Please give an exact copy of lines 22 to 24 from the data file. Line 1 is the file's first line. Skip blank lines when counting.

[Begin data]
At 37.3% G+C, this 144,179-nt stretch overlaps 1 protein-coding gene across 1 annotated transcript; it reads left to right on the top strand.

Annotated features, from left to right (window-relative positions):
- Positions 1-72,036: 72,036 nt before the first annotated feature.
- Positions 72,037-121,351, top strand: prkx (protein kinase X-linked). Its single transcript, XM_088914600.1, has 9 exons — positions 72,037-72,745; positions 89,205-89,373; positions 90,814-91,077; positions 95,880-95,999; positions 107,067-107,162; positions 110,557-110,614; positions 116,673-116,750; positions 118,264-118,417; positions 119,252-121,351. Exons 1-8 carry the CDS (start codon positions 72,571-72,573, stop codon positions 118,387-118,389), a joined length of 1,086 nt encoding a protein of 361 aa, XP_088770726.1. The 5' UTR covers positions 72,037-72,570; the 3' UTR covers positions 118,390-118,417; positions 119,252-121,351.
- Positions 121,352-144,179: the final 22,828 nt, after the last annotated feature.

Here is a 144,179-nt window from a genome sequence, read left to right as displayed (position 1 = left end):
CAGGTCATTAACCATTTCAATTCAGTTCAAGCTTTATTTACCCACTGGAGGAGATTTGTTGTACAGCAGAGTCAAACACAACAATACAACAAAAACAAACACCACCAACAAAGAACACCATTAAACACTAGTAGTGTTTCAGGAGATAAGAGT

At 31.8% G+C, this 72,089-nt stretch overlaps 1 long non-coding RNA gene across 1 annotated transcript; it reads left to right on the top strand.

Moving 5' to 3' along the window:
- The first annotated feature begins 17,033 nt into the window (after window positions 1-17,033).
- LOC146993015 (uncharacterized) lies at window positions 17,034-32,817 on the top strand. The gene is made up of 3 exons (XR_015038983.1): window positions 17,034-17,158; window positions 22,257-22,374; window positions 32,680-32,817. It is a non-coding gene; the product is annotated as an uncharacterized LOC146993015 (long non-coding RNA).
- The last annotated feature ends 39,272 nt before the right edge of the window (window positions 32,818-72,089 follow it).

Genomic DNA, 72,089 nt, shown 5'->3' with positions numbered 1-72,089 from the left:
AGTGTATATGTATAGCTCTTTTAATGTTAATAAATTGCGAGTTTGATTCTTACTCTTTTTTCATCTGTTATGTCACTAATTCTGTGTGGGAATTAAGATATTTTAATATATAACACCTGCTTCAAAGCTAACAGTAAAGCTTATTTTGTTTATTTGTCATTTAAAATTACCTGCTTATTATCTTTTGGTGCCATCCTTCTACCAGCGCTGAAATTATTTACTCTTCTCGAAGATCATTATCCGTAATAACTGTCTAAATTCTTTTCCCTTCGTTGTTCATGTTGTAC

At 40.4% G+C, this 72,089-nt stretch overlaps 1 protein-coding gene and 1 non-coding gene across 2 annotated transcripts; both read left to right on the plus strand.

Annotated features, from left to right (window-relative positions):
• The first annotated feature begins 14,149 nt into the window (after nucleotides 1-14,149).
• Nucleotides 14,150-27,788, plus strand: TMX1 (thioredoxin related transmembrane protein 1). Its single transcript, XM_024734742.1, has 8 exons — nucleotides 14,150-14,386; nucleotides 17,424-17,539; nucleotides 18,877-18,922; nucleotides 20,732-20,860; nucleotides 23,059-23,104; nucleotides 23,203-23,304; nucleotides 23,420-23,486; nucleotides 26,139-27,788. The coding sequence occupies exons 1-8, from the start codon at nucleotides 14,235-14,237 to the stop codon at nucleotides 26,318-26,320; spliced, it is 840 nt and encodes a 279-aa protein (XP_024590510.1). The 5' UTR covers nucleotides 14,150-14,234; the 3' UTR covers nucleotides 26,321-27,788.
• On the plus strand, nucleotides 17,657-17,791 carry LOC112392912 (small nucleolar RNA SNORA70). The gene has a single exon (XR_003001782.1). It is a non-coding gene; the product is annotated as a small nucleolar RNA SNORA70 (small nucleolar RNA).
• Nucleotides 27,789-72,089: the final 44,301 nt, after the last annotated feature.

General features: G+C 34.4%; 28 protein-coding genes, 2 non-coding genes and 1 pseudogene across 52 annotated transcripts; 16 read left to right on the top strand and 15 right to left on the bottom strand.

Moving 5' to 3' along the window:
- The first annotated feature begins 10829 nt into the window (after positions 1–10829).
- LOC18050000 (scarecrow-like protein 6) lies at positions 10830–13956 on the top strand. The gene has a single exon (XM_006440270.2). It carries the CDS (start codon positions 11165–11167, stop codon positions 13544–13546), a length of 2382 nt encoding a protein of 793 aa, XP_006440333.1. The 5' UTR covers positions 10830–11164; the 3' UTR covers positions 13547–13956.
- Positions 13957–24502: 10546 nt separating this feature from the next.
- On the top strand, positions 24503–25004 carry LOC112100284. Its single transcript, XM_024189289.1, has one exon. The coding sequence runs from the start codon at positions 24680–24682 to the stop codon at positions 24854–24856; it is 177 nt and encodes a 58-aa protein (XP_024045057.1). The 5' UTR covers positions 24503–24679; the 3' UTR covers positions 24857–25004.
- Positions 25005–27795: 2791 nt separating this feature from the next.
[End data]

Moving 5' to 3' along the window:
- The first annotated feature begins 10829 nt into the window (after positions 1–10829).
- LOC18050000 (scarecrow-like protein 6) lies at positions 10830–13956 on the top strand. The gene has a single exon (XM_006440270.2). It carries the CDS (start codon positions 11165–11167, stop codon positions 13544–13546), a length of 2382 nt encoding a protein of 793 aa, XP_006440333.1. The 5' UTR covers positions 10830–11164; the 3' UTR covers positions 13547–13956.